The forgotten second front of the War on Terror: The Philippines
Last night heard a report back from a couple of kiwis who took part in a 82 strong international solidarity mission to the Philippines in August this year. They spent a week visiting the front lines of the five worst areas for human rights violations and convened an International People's Tribunal in Manilla to report on their findings and call on their home governments, and the international community at large, to condemn the Philippine government for waging a War on Terror on its own people.
Following 9/11 President Bush, with the eager cooperation of Philippine President Gloria Macapagal-Arroyo declared the Philippines to be America's "second front" in the "War on Terror". Occasionally there has been some coverage of this in the NZ media, usually involving the long running war between the Philippine Military and Muslim separatists in the far south of the country. Muslims in the Philippines are called the Moro, a name dating back to the Spanish occupation of the country - Moro derives from 'moor'.
Four New Zealanders took part in the international mission - Tim Howard (Whangarei), Rod Prosser (Wellington), Mary Ellen O’Connor (Nelson) and Josephine O’Connor (Wellington). Tim and Mary Ellen addressed the Christchurch meeting, hosted by the Philippines Solidarity Network of Aotearoa
While the Philippines has never had a good human rights record - the situation under President Macapagal-Arroyo has become steadily worse and worse.
Recently many Moro people have been forced of their land in the south and forced to live at the other end of the country as refugees. They have also faced sustained harassment from the police. It is suspected NZ Aid money may have been used to translocation people (this is being looked into further by NZ activists). In Samar whole villages have been forced to evacuate. Some of these evacuations are purely political, others are to allow the Government to step up the mining and forestry in the area - the local people are denied any benefits of these developments. Samar is now a highly militarised area - with the mines come the military. Land reform never occurred in the Philippines, so villagers can be tossed about on a whim.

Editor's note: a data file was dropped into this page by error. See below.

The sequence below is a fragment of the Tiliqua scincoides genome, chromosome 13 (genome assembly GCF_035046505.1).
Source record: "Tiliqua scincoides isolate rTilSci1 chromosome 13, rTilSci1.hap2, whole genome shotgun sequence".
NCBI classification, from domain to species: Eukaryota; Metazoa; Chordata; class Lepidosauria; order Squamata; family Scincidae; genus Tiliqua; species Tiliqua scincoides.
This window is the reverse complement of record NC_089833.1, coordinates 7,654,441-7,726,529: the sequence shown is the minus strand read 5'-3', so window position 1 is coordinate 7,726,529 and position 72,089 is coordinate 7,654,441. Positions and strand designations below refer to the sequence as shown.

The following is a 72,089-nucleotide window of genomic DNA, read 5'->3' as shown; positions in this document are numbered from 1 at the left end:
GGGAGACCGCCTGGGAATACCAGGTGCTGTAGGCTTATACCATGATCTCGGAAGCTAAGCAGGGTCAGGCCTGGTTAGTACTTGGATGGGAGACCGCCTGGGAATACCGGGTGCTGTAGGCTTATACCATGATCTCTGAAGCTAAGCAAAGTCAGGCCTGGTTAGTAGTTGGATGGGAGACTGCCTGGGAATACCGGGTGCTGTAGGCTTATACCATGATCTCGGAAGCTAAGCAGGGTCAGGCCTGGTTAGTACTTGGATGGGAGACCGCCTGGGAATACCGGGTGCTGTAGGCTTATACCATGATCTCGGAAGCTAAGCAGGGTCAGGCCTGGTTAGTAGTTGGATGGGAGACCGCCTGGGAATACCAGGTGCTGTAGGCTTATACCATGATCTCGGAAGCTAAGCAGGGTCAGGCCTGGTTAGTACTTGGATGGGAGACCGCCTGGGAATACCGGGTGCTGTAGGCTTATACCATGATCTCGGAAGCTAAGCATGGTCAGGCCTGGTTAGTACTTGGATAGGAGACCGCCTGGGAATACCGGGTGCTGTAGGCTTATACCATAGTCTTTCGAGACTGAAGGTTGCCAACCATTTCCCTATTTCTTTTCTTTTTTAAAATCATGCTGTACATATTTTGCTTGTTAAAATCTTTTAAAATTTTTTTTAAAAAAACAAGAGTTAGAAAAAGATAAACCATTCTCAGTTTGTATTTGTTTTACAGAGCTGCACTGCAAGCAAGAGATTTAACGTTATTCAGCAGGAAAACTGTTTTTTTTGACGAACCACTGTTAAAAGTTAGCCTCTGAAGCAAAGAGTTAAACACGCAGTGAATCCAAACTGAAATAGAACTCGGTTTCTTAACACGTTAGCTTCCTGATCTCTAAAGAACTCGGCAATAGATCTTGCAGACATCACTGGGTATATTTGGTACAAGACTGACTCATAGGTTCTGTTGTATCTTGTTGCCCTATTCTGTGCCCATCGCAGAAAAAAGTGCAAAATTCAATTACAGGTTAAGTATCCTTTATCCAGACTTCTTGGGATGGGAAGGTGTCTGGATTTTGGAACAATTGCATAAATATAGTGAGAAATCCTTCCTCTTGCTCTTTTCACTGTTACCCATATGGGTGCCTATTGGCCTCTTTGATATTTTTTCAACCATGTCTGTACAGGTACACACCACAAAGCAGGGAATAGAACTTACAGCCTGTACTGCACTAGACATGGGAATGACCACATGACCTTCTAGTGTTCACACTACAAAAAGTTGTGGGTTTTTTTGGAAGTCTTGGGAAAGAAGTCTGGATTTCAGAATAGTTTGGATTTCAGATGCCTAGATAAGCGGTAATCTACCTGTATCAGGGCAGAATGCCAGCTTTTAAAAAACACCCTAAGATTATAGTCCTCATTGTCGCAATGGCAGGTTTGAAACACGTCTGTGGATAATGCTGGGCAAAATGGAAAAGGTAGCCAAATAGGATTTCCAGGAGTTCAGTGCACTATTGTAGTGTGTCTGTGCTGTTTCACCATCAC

In order to maintain its hold on power the Government is using the military and the police to kill the opposition - including 58 members and supporters of the leftist Bayan Muna political party in the Samar region. The military accuse their opponents of being communists and members of the New People's Army, claims that are not particularly convincing. The military have confirmed the existence of a hit list. Bayan Muna, community groups and others are routinely targeted by military intelligence - one man found out through a relative in the military that his name was on a list of 36 people the powers that be wanted dead.
A key perpetrator of these politically motivated killings is Brig General Jovito Palparan, dubbed the Butcher of Mindoro by human rights groups, following the murder and harassment of political activists under his command on that island. He is reported to have threatened that 'if one of his soldiers dies, 10 civilians will be killed'. President Arroyo has recently promoted Palparan twice, so the President is also responsible for the appalling record of killings and human rights abuses in the Philippines.
Arroyo also attempted to use the rhetoric of the war on terror to threaten trade unions: "Those who terrorise factories that provide jobs"
Following the talks by Tim and Mary-Ellen we watched a short video - this included footage of a huge (I mean huge) rally of Filipinos marching with members of the international mission calling on President Arroyo to resign. The video also followed the story of a 15 year old boy, witness to the murder of his father by Palparan's armed thugs, and now clearly traumatised by the experience (it looked like a form of post-traumatic stress). The whole village participated in a re-enactment of the crime - more witnesses came forward as a result.
Despite the shocking realisation of the terrible oppression of the Filipino people by the Government, the really uplifting factor is that the Filipino activists remain so staunch. One activist told the military 'Go on kill me - we have the right to organise!'
In a country where ordinary people can not seek justice through official channels, re-enactments and "People's Courts" are the only way these issues get heard. They also provide some acknowledgement for victims - but true justice will only be served once Arroyo and her cronies are forced to step down.
Categories: War on Terror, Human Rights, Politics, New Zealand, Philippines